Financial Stability Modernization efforts are not just about the survival of the state system. It is about responding to change and, in turn, making the best insurance regulatory system in the world even better. State policymakers believe consumers are—and will continue to be—best served by the states. Regulators and legislators have accepted the challenge to make the state system of insurance regulation better, and they will continue to make progress in implementing this vision. When state regulators say there is a need for more uniformity, aren’t they making a case to get rid of the 50-regulator system? Having similar processes with local control and application is really the best of both worlds.

Consumers need to have the confidence that the people regulating their policies understand the area market. For example, Iowa consumers do not buy much hurricane insurance, and there is little need for crop insurance in New York City. However these types of insurance are very important in the regions in which they are sold. Wouldn’t it be better to create a federal agency like the SEC to oversee regulation? Clearly—since the Gramm-Leach-Bliley Act passed—conglomerates are being formed and banks and insurance and securities firms that are converging. But there are still fundamental differences between banking, securities and insurance. Insurance is a product with which consumers have many issues and questions. State insurance regulators need to be there on a local basis to deal with them. The state system has the expertise and has demonstrated that it can be responsive to these situations.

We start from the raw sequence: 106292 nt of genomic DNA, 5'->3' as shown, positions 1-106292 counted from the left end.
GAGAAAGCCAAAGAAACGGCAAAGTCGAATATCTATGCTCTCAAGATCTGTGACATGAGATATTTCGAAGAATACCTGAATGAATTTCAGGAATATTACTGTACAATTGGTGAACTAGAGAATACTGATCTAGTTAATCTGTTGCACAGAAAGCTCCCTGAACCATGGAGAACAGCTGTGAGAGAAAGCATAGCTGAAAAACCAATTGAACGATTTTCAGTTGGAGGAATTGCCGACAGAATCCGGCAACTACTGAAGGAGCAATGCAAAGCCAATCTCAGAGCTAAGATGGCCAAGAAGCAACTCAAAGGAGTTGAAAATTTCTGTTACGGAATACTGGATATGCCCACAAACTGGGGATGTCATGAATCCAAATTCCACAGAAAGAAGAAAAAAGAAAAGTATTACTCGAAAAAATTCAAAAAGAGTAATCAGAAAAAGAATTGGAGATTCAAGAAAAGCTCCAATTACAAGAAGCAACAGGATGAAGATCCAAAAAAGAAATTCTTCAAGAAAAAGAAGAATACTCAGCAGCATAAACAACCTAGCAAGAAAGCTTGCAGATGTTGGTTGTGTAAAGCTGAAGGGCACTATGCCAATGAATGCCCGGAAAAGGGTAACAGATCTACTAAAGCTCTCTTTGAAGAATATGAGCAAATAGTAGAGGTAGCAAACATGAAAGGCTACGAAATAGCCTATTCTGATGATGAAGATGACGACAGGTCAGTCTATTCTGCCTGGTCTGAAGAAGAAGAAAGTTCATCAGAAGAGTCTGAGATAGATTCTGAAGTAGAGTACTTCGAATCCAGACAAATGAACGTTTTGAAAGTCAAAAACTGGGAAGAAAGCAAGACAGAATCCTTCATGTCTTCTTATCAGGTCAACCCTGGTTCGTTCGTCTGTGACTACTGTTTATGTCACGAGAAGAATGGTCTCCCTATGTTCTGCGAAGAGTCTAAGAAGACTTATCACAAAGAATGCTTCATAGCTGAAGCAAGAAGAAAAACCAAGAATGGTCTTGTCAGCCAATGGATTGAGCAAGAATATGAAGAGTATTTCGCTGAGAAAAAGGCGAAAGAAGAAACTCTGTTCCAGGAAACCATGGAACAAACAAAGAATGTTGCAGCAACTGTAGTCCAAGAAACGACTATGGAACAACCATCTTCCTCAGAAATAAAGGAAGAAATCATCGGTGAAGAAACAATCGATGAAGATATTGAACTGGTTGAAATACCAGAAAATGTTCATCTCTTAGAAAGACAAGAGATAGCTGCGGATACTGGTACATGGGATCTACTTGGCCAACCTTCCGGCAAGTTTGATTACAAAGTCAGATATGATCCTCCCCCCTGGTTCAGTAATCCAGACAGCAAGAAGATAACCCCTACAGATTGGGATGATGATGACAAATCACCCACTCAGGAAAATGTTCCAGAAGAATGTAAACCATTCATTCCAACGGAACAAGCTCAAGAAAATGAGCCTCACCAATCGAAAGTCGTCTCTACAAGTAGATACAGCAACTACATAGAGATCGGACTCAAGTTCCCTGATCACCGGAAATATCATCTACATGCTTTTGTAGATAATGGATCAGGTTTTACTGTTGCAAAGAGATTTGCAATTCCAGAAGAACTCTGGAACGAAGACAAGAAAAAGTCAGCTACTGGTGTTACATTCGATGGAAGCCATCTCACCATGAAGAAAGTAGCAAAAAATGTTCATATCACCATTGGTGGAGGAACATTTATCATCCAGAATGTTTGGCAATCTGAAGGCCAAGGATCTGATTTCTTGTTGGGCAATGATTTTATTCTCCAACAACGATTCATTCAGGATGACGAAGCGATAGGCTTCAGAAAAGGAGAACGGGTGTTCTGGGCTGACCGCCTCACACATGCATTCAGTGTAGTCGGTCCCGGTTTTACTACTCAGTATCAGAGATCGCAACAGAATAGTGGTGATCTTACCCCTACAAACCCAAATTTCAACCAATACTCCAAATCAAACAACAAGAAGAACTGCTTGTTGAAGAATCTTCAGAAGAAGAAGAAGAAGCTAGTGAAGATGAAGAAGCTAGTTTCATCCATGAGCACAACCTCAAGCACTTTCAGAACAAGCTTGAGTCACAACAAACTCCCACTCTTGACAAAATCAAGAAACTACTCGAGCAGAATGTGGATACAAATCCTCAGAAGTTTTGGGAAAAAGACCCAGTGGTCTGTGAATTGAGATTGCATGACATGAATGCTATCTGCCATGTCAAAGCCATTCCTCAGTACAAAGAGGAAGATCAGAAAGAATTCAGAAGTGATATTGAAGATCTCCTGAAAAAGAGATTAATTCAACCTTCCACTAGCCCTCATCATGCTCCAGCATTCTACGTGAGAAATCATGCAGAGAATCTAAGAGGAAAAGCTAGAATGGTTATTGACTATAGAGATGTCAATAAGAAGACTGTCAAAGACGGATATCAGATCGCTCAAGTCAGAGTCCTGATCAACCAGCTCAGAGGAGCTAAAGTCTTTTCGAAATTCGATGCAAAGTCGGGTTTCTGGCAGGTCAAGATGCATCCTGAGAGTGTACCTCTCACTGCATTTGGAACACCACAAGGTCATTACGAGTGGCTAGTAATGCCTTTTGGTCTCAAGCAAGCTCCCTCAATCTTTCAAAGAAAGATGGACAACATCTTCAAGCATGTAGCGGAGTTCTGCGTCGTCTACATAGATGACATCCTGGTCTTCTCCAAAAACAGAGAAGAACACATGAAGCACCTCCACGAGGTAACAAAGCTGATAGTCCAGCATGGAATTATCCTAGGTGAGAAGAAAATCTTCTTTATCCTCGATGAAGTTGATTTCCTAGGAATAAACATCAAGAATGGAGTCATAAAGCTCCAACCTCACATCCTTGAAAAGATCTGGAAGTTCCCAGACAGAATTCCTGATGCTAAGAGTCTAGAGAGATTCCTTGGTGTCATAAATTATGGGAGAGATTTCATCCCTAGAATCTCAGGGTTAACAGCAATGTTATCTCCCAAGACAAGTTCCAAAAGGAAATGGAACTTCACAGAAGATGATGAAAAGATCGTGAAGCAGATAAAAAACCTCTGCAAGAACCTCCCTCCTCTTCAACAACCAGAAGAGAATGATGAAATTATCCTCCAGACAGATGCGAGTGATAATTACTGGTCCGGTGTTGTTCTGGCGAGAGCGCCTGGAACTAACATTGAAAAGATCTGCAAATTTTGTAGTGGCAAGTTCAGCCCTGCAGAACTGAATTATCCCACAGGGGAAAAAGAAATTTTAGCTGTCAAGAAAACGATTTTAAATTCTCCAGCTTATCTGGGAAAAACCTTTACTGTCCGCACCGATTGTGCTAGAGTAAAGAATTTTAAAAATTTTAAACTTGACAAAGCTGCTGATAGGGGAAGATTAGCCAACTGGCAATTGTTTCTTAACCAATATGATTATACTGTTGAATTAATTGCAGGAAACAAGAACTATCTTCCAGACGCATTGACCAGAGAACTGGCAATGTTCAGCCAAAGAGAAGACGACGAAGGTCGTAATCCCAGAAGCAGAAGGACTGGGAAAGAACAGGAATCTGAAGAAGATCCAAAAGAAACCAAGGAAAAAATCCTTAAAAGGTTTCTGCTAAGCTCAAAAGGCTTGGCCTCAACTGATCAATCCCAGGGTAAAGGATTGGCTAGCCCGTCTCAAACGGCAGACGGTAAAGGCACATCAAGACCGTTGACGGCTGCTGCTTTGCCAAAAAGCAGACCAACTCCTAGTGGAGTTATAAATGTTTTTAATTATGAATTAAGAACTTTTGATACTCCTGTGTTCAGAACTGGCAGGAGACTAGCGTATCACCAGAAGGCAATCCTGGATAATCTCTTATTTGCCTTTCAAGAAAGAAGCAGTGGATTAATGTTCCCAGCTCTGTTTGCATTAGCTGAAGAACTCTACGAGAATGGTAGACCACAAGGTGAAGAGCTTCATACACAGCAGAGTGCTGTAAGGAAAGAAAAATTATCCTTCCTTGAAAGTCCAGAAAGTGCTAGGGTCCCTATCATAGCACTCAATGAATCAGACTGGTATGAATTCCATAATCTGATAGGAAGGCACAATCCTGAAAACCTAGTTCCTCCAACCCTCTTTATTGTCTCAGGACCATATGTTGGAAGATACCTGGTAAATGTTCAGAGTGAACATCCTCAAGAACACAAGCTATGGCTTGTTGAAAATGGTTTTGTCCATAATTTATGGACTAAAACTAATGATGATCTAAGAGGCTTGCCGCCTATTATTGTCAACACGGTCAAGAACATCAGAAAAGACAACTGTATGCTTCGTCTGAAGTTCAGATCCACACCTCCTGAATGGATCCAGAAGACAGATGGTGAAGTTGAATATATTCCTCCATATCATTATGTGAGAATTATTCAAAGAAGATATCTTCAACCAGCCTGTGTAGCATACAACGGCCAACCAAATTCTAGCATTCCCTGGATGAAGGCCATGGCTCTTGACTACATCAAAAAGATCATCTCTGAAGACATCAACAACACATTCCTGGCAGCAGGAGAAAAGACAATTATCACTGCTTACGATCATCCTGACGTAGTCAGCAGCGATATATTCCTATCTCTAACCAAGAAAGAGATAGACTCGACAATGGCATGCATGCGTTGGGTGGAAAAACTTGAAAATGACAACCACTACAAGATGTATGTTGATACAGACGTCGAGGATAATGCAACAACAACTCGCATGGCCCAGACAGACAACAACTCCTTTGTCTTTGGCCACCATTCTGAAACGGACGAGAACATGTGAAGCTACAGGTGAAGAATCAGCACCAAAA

When consumers have a problem with their insurance, it is often at a time of tragedy—when a child needs an operation and the insurance company won’t pay for it, or a house just burned down and the insurance company is not coming through. So, insurance is very different from banking and securities products. Insurance also involves extremely complex contracts—so there is greater potential for consumer abuse.